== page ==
On the other hand, many conservative politicians in Japan are deeply wary of China, as are many Japanese voters. A public survey showed 86 percent of Japanese had a "bad image" of China. Above all, security alliance with the US and geopolitical rivalry with the China will prevail over economic interest, it's not hard to imagine a situation in which Japan would accept such a "poison pill". Especially when the US and EU reach a free trade deal, Japan can't afford not to follow suit otherwise it would be seen by the US as a show of disloyalty and may leave it in a big disadvantage when competing with EU for the US market. 
 
But EU's in no better situation than Japan. China is EU's second largest trading partner and EU has become the most favorite destination for Chinese investment which amounts to 35 billion Euros in 2017. To avoid isolation amid the trade war, China has tried to get closer to Europe. In fact, both Europe and China are currently working on exchanging some market access and speeding up negotiations towards an investment agreement.
 
Considering the huge strategic divergence Trump has created in the US-EU ties nudging the EU towards more self-reliance, any trade deal at the expense of China and EU’s trade sovereignty would be drawn out of thin air. That’s the reason why the US and EU fail to eliminate issues concerning China when they have reached a nascent trade agreement in July.
 
China is not entirely helpless
 
China is by no means alone in this fight. It has bilateral free trade deals with Australia, New Zealand, Iceland, South Korea, Singapore and the 10-member Association of Southeast Asian Nations. Together, they account for about a quarter of China’s total trade. China is currently in talks for free-trade agreements with 27 countries. It is also involved in multilateral trade negotiations such as a China-Japan-South Korea deal and the Regional Comprehensive Economic Partnership (RCEP) between 16 nations that is expected to be signed before the end of this year.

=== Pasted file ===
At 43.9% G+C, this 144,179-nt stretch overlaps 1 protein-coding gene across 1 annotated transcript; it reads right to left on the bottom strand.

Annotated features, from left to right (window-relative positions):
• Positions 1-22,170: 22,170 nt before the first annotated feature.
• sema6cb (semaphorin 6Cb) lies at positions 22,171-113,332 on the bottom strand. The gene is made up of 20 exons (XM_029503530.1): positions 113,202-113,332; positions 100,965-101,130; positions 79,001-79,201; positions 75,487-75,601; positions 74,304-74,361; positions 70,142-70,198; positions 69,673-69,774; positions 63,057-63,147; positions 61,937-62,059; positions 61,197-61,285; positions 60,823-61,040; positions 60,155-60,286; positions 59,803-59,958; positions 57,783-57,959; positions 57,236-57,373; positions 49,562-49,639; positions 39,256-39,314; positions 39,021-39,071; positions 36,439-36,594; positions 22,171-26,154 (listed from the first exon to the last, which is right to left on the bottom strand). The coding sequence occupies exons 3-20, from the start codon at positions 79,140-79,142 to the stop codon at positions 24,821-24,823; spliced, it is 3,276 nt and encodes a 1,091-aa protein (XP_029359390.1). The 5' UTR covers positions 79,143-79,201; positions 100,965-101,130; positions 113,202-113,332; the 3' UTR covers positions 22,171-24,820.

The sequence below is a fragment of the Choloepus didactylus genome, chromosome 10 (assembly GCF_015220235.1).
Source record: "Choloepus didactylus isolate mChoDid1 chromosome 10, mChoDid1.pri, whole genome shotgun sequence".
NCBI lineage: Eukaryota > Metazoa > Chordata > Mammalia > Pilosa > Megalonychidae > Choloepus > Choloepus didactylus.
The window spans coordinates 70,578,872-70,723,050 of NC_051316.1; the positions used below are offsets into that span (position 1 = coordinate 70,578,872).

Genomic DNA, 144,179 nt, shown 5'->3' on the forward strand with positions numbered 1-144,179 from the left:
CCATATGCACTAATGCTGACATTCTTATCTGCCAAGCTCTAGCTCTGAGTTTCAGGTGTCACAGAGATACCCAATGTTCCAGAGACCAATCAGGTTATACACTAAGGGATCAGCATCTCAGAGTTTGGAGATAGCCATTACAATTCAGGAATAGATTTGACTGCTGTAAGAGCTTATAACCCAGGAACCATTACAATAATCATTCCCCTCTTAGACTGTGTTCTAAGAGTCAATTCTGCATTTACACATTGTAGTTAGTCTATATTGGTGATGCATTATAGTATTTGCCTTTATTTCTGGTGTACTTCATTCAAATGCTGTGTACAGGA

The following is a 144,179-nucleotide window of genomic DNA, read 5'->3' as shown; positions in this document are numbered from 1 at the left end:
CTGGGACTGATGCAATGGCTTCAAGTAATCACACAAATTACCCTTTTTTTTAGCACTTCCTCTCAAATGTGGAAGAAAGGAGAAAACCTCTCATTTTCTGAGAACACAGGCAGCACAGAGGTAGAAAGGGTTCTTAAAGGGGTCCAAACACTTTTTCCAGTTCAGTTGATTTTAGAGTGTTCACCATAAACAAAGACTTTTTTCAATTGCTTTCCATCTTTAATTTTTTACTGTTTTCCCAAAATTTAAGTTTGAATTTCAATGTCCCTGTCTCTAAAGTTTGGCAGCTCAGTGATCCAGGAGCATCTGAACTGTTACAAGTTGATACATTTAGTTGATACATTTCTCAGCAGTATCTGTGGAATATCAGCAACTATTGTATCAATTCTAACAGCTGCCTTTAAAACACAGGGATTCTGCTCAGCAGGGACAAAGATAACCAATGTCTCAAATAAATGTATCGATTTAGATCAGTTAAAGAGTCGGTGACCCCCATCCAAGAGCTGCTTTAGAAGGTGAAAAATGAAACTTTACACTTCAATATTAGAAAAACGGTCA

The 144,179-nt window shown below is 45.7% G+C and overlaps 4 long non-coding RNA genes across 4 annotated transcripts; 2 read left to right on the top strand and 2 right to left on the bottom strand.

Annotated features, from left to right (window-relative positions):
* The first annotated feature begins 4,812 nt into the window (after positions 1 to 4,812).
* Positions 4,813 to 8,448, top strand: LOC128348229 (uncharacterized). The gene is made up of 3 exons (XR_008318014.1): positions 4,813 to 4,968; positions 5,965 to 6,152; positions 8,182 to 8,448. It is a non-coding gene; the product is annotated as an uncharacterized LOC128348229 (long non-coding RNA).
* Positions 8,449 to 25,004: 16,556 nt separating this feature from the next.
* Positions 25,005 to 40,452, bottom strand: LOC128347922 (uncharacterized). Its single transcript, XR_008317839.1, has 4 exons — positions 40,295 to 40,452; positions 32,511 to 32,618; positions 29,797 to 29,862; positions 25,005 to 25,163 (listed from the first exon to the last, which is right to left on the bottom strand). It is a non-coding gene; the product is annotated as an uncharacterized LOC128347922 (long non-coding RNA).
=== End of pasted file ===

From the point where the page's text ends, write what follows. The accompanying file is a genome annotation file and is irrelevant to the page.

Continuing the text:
On top of that, China is also looking into joining a trans-Pacific trade deal that it was previously shut out of by the US. The Comprehensive and Progressive Agreement for Trans-Pacific Partnership (CPTPP) is a morphed version of the TPP, which had stronger environmental and labor standards than the CPTPP. However, after Trump pulled the US out of TPP, the deal has been in a limbo and Japan has since taken the lead in saving the deal. 
 
Joining the wide-ranging agreement between 11 nations – including Japan, Vietnam, Malaysia, Canada, Mexico and Australia – would allow Beijing to avoid being economically isolated by the US.
 
Japanese Prime Minister Shinzo Abe is due to visit Beijing at the end of this month. Trade issue is believed to be high on his agenda, though it is unclear whether Abe plans to raise the idea of China joining the CPTPP when he meets with Chinese President Xi Jinping.
 
However, despite being a watered-down version of TPP, it would not be easy for China to join the CPTPP. China may face tough negotiations over aligning its industrial and intellectual property policies with the agreement which still upholds “gold standard” in labor, state subsidy, intellectual property protection and the environment.
 
Against all odds, it would be in China’s best interest to join the CPTPP sooner rather than later as the move will show the outside world that it is serious about speeding up reform and opening up and that could also boost confidence in China’s private sector. Once China has succeeded in transforming itself into a genuine market economy, the US and its allies would lose much of the ammunition to launch trade wars with the rising power.